prospective lower income homeowners.
    (D) The Urban Subdivisions program focuses on providing low cost, 
new housing for low-to-moderate income families on tracts of land 
suitable for the construction of 20 or more units.
    (iii) Problem properties strategies. This program assists NHSs in 
addressing specific problem areas beyond the scope of basic NHS services 
and typical financial resources. Through the implementation of various 
problem properties strategies, NHS programs are able to assist tenants 
to purchase, improve the physical condition of target blocks, eliminate 
vacant neighborhood eyesores, develop housing and service facilities for 
special populations, and stimulate private reinvestment and new 
conventional mortgages in the NHS community.
    (5) Apartment Improvement Program. The goal of the Apartment 
Improvement Program is to provide an effective, economical means of 
revitalizing and preserving neighborhoods with multi-family housing for 
the benefit of the current residents. The program is based upon a 
partnership of tenants and community representatives, property owners 
and managers, financial institutions and local government. The program 
assists in the development of an individually tailored improvement plan 
of activities from which each building may benefit, including tenant 
participation, tax assessment reviews, and increased investment or 
restructured mortgages to improve the economic viability of the 
buildings and to finance improvements.
    (6) Neighborhood Housing Services of America. The Corporation also 
supports Neighborhood Housing Services of America (NHSA), an 
independent, private, non-profit corporation which provides a variety of 
services to local NHS programs, including a secondary market for NHS 
revolving loan fund loans, and the strengthening of private sector 
resources available to the network of local NHSs.

[49 FR 12700, Mar. 30, 1984, as amended at 54 FR 13061, Mar. 30, 1989]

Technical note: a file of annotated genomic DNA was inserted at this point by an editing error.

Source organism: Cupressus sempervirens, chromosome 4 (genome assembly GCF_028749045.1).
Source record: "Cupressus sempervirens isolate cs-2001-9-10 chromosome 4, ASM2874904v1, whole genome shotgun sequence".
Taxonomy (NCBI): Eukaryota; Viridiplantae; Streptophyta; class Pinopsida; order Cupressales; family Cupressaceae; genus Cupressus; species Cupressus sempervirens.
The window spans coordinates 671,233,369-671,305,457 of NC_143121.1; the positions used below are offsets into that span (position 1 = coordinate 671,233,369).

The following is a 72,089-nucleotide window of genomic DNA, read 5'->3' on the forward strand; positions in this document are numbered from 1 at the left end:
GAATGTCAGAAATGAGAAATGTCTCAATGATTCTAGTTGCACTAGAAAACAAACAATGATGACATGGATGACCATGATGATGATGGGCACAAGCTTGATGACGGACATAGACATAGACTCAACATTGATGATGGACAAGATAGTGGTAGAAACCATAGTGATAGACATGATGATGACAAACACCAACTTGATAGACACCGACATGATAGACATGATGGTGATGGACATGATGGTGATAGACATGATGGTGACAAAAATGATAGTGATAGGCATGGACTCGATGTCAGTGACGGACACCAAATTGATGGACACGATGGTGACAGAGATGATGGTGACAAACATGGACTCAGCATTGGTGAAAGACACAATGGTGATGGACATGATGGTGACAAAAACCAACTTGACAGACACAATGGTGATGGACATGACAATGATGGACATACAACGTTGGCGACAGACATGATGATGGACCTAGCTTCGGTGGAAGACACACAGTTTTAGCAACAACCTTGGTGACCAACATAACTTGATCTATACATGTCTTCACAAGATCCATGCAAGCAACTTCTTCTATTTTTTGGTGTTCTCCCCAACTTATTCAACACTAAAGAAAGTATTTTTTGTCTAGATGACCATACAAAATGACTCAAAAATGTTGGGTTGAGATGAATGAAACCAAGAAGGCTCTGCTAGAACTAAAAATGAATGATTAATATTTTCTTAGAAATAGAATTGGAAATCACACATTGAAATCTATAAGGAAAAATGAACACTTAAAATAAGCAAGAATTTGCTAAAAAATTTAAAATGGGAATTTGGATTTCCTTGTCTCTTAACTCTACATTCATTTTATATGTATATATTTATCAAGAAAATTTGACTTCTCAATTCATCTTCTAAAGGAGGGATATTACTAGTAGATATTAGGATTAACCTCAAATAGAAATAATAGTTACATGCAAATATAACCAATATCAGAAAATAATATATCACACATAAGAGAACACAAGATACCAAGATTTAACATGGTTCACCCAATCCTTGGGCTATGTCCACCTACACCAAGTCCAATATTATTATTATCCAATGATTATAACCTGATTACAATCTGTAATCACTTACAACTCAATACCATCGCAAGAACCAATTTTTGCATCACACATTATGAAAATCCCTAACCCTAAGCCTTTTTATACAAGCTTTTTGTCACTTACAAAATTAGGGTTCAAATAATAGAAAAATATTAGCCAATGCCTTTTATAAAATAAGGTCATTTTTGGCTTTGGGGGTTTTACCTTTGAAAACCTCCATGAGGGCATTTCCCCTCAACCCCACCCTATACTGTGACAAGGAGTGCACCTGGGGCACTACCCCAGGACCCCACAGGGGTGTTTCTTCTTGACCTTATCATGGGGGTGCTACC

[[Page 313]]



Sec. 4100.2  General organization.

    (a) The Board of Directors. (1) The Corporation is under the 
direction of a Board of Directors composed of six members: the Chairman 
of the Federal Home Loan Bank Board or a member of the Federal Home Loan 
Bank Board designated by the Chairman; the Secretary of Housing and 
Urban Development; the Chairman of the Board of Governors of the Federal 
Reserve System, or a member of the Board of Governors of the Federal 
Reserve System designated by the Chairman; the Chairman of the Federal 
Deposit Insurance Corporation or the appointive member of the Board of 
Directors of the Federal Deposit Insurance Corporation if so designated 
by the Chairman; the Comptroller of the Currency; and the Chairman of 
the National Credit Union Administration, or a member of the Board of 
the National Credit Union Administration designated by the Chairman. 
Members of the Board serve without additional compensation. The Board 
elects from among its members a Chairman and Vice-Chairman. The Bylaws 
of the Corporation provide for the creation of an Audit Committee, and 
such other committees as the Board may from time to time establish.
    (2) The Board holds an Annual Meeting each year during the month of 
May (or as the Bylaws or the Board may specify). The Board also holds 
regular meetings at least quarterly and special meetings as required. 
The meetings of the Board are conducted in accordance with provisions of 
the Neighborhood Reinvestment Corporation Act, the Government in the